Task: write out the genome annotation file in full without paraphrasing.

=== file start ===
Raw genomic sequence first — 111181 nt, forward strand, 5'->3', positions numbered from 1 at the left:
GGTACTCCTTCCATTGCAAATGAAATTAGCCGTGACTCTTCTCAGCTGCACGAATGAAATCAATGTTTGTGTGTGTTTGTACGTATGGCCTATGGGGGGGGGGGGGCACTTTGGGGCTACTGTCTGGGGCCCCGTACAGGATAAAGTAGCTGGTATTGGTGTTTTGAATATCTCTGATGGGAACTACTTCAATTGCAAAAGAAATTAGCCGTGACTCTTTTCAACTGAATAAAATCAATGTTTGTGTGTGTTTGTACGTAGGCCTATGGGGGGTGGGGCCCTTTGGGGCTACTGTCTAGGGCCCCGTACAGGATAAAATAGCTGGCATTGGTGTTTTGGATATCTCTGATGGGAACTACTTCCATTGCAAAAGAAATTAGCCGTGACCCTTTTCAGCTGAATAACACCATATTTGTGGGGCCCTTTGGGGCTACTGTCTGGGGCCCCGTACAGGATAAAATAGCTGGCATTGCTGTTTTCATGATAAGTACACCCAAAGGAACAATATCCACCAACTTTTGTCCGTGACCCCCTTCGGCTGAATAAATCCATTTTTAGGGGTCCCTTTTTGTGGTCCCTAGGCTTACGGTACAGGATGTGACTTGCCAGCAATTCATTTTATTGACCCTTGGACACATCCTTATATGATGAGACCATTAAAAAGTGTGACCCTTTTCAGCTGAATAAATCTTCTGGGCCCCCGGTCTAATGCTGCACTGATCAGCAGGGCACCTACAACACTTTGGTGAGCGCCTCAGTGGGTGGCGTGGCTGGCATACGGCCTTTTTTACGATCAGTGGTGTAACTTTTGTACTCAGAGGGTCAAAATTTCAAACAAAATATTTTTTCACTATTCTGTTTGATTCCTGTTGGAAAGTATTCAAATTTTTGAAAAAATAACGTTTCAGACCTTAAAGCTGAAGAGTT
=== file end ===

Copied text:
Raw genomic sequence first — 111181 nt, forward strand, 5'->3', positions numbered from 1 at the left:
GGTACTCCTTCCATTGCAAATGAAATTAGCCGTGACTCTTCTCAGCTGCACGAATGAAATCAATGTTTGTGTGTGTTTGTACGTATGGCCTATGGGGGGGGGGGGGCACTTTGGGGCTACTGTCTGGGGCCCCGTACAGGATAAAGTAGCTGGTATTGGTGTTTTGAATATCTCTGATGGGAACTACTTCAATTGCAAAAGAAATTAGCCGTGACTCTTTTCAACTGAATAAAATCAATGTTTGTGTGTGTTTGTACGTAGGCCTATGGGGGGTGGGGCCCTTTGGGGCTACTGTCTAGGGCCCCGTACAGGATAAAATAGCTGGCATTGGTGTTTTGGATATCTCTGATGGGAACTACTTCCATTGCAAAAGAAATTAGCCGTGACCCTTTTCAGCTGAATAACACCATATTTGTGGGGCCCTTTGGGGCTACTGTCTGGGGCCCCGTACAGGATAAAATAGCTGGCATTGCTGTTTTCATGATAAGTACACCCAAAGGAACAATATCCACCAACTTTTGTCCGTGACCCCCTTCGGCTGAATAAATCCATTTTTAGGGGTCCCTTTTTGTGGTCCCTAGGCTTACGGTACAGGATGTGACTTGCCAGCAATTCATTTTATTGACCCTTGGACACATCCTTATATGATGAGACCATTAAAAAGTGTGACCCTTTTCAGCTGAATAAATCTTCTGGGCCCCCGGTCTAATGCTGCACTGATCAGCAGGGCACCTACAACACTTTGGTGAGCGCCTCAGTGGGTGGCGTGGCTGGCATACGGCCTTTTTTACGATCAGTGGTGTAACTTTTGTACTCAGAGGGTCAAAATTTCAAACAAAATATTTTTTCACTATTCTGTTTGATTCCTGTTGGAAAGTATTCAAATTTTTGAAAAAATAACGTTTCAGACCTTAAAGCTGAAGAGTT